How many dekanewton in 1 centinewton?
The answer is 0.001.

We assume you are converting between **dekanewton** and **centinewton**.

You can view more details on each measurement unit:

dekanewton or
centinewton

The SI derived unit for **force** is the newton.

1 newton is equal to 0.1 dekanewton, or 100 centinewton.

Note that rounding errors may occur, so always check the results.

Use this page to learn how to convert between dekanewtons and centinewtons.

Type in your own numbers in the form to convert the units!

1 dekanewton to centinewton = 1000 centinewton

2 dekanewton to centinewton = 2000 centinewton

3 dekanewton to centinewton = 3000 centinewton

4 dekanewton to centinewton = 4000 centinewton

5 dekanewton to centinewton = 5000 centinewton

6 dekanewton to centinewton = 6000 centinewton

7 dekanewton to centinewton = 7000 centinewton

8 dekanewton to centinewton = 8000 centinewton

9 dekanewton to centinewton = 9000 centinewton

10 dekanewton to centinewton = 10000 centinewton

You can do the reverse unit conversion from centinewton to dekanewton, or enter any two units below:

dekanewton to kip

dekanewton to petanewton

dekanewton to dyne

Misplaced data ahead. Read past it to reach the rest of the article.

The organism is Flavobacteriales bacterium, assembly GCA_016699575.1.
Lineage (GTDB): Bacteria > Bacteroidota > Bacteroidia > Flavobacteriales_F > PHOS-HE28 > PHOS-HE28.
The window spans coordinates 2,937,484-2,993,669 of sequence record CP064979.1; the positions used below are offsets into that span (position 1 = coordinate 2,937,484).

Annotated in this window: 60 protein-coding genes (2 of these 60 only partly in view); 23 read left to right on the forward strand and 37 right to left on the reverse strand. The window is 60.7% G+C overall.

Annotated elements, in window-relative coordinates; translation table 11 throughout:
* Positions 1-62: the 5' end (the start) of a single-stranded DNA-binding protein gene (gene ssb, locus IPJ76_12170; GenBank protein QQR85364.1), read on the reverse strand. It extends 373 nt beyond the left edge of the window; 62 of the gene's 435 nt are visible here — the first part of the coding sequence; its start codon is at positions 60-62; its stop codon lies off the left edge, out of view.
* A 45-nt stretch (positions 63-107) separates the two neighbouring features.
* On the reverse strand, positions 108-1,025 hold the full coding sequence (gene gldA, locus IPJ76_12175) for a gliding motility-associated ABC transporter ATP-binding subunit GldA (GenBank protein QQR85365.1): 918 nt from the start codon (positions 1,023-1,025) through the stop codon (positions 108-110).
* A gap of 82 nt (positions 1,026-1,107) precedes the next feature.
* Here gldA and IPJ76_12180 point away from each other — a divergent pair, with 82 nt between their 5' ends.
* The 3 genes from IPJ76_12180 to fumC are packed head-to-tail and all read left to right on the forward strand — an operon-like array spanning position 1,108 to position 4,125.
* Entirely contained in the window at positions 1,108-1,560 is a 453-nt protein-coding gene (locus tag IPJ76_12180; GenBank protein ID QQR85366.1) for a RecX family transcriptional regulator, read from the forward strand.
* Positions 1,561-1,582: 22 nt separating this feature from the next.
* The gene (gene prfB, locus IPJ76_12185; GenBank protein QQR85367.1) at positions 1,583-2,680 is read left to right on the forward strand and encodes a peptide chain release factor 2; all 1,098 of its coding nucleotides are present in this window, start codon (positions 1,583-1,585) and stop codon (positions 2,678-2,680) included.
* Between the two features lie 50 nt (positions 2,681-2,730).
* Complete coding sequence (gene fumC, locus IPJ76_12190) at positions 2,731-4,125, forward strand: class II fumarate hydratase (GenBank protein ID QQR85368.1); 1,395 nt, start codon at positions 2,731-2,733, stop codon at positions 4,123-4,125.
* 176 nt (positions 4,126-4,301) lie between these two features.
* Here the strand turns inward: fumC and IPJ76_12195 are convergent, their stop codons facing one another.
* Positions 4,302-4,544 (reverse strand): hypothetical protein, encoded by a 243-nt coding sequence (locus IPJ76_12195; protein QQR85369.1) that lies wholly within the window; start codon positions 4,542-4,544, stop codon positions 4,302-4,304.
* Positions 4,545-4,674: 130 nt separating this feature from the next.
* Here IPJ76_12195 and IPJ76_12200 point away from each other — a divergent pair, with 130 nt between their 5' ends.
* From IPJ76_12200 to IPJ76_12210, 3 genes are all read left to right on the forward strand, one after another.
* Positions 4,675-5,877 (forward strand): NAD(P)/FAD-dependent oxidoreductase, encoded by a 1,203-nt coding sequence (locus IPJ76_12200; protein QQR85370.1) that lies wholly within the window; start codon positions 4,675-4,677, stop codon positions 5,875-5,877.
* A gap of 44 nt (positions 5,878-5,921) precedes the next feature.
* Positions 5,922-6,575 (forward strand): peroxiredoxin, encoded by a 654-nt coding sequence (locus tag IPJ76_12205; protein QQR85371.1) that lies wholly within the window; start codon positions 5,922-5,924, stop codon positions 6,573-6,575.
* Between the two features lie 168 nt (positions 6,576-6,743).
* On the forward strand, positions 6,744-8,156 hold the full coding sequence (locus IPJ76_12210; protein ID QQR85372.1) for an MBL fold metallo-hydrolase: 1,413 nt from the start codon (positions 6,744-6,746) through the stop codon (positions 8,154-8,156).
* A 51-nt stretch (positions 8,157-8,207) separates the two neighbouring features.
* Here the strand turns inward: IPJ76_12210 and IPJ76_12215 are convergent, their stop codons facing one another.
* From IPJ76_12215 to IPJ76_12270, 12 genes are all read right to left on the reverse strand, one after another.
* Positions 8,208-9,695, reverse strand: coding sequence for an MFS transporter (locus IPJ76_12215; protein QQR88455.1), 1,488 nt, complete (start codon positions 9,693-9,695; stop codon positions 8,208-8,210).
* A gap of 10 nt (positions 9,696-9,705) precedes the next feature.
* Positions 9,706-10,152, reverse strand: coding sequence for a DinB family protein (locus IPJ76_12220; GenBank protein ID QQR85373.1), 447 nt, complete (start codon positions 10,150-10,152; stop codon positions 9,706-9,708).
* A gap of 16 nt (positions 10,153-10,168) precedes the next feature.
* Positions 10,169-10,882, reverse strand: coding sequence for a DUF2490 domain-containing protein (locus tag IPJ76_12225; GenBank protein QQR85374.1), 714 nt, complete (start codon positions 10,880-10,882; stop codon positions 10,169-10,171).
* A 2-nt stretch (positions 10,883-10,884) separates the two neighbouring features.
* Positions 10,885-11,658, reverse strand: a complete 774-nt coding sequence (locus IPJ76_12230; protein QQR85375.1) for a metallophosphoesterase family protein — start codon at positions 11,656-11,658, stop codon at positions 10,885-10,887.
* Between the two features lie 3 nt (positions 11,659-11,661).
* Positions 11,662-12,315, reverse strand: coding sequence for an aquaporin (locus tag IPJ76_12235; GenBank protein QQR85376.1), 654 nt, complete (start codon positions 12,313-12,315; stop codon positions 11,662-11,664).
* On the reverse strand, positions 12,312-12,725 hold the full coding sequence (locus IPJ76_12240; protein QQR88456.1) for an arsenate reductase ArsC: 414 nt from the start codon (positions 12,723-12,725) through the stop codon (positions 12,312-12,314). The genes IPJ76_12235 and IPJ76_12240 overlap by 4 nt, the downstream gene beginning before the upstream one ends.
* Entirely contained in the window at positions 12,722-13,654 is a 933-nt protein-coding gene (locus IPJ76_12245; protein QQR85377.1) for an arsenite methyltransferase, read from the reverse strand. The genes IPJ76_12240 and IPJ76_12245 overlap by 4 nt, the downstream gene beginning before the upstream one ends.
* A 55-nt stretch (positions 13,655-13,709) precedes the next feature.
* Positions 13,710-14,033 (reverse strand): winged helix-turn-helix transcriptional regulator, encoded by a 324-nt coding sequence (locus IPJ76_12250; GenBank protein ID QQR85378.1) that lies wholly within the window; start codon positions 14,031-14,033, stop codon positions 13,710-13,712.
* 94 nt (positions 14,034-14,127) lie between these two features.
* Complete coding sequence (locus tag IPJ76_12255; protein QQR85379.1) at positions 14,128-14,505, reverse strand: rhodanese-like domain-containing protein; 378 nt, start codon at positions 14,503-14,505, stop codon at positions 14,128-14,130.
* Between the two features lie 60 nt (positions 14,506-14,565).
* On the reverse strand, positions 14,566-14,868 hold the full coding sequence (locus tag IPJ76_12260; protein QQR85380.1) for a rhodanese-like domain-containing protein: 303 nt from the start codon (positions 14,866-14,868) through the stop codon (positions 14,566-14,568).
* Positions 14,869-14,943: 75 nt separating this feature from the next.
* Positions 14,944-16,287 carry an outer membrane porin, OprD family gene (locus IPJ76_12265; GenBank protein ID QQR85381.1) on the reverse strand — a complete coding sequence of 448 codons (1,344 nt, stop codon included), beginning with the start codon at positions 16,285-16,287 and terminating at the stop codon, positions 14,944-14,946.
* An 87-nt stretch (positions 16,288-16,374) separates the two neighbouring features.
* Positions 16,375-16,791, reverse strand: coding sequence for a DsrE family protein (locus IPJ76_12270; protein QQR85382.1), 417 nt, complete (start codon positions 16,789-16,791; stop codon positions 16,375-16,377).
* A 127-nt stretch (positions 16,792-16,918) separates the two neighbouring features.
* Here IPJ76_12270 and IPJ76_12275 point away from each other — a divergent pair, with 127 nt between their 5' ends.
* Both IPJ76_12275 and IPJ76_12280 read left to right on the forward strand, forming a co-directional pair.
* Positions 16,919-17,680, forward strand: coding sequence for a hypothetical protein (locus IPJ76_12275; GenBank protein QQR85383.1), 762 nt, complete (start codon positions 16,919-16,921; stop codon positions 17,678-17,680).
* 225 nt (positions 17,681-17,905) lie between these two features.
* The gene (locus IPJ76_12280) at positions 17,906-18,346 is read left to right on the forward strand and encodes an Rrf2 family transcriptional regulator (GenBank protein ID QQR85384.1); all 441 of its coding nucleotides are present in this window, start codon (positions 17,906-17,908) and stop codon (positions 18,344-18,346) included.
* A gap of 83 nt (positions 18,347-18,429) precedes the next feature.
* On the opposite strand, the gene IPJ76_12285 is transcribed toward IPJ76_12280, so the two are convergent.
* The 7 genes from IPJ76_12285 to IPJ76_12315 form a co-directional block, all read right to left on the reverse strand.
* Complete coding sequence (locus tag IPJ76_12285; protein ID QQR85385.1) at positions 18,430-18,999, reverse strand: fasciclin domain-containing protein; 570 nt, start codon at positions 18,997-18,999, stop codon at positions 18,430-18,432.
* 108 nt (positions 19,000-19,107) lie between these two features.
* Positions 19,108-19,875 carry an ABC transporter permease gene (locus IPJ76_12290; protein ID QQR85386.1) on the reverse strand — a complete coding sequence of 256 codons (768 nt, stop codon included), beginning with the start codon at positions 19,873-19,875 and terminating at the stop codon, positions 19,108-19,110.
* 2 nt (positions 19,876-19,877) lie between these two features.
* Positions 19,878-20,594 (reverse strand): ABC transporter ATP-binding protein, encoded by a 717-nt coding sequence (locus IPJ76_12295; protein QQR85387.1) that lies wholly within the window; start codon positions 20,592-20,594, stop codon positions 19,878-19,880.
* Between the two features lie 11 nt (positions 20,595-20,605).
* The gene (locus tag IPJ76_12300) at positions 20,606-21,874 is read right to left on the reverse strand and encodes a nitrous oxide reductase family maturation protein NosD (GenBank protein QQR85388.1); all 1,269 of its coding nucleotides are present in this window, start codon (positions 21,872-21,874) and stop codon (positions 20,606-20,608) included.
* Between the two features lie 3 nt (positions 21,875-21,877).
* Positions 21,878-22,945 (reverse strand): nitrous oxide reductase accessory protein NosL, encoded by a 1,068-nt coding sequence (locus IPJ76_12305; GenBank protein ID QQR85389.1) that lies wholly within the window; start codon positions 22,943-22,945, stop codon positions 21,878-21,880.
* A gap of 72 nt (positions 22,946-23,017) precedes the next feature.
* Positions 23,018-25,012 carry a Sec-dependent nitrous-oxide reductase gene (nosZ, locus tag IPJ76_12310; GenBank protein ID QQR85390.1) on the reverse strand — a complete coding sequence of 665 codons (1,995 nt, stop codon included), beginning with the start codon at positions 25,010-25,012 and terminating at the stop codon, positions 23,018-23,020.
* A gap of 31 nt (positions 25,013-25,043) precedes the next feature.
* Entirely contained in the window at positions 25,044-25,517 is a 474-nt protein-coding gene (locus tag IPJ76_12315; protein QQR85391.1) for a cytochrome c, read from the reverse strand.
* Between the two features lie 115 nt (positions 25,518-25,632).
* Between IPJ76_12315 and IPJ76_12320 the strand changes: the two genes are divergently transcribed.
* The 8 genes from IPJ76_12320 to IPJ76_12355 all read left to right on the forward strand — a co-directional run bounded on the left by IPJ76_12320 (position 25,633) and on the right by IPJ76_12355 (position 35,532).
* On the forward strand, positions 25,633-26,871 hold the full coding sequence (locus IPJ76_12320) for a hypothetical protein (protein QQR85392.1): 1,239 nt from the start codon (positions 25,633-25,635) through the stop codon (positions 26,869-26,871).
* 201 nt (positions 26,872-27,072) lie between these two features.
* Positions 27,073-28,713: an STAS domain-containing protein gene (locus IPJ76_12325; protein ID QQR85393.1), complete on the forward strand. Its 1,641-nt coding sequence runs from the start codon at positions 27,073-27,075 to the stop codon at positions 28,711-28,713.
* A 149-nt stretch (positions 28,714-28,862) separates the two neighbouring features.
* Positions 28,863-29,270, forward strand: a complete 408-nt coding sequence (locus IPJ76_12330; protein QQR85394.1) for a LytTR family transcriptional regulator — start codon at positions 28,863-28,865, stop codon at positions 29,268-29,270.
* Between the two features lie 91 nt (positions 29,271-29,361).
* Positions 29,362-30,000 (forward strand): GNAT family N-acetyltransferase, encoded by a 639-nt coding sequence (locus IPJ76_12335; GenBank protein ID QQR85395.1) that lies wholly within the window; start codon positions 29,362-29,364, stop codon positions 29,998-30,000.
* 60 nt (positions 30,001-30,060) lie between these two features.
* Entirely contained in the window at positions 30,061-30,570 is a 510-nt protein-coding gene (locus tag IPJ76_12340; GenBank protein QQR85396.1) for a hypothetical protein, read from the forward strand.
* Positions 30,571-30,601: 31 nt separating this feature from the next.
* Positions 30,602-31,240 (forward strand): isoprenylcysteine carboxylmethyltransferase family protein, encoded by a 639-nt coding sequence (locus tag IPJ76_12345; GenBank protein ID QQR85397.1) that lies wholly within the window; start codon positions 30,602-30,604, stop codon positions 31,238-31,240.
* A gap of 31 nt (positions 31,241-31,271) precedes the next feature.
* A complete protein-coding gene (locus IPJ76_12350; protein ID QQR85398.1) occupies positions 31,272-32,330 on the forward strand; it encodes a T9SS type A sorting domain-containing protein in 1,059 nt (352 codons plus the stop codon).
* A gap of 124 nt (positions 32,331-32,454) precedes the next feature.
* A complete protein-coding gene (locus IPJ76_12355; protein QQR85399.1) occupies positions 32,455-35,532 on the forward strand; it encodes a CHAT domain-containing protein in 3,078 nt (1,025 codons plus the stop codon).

dekanewton to hectonewton

dekanewton to sthene

dekanewton to ton-force

dekanewton to gram

dekanewton to kilopond

dekanewton to decinewton

dekanewton to decigram

The SI prefix "deka" represents a factor of
10^{1}, or in exponential notation, 1E1.

So 1 dekanewton = 10^{1} newtons.

The definition of a newton is as follows:

In physics, the newton (symbol: N) is the SI unit of force, named after Sir Isaac Newton in recognition of his work on classical mechanics. It was first used around 1904, but not until 1948 was it officially adopted by the General Conference on Weights and Measures (CGPM) as the name for the mks unit of force.

The SI prefix "centi" represents a factor of
10^{-2}, or in exponential notation, 1E-2.

So 1 centinewton = 10^{-2} newtons.

The definition of a newton is as follows:

In physics, the newton (symbol: N) is the SI unit of force, named after Sir Isaac Newton in recognition of his work on classical mechanics. It was first used around 1904, but not until 1948 was it officially adopted by the General Conference on Weights and Measures (CGPM) as the name for the mks unit of force.

**ConvertUnits.com** provides an online
conversion calculator for all types of measurement units.
You can find metric conversion tables for SI units, as well
as English units, currency, and other data. Type in unit
symbols, abbreviations, or full names for units of length,
area, mass, pressure, and other types. Examples include mm,
inch, 100 kg, US fluid ounce, 6'3", 10 stone 4, cubic cm,
metres squared, grams, moles, feet per second, and many more!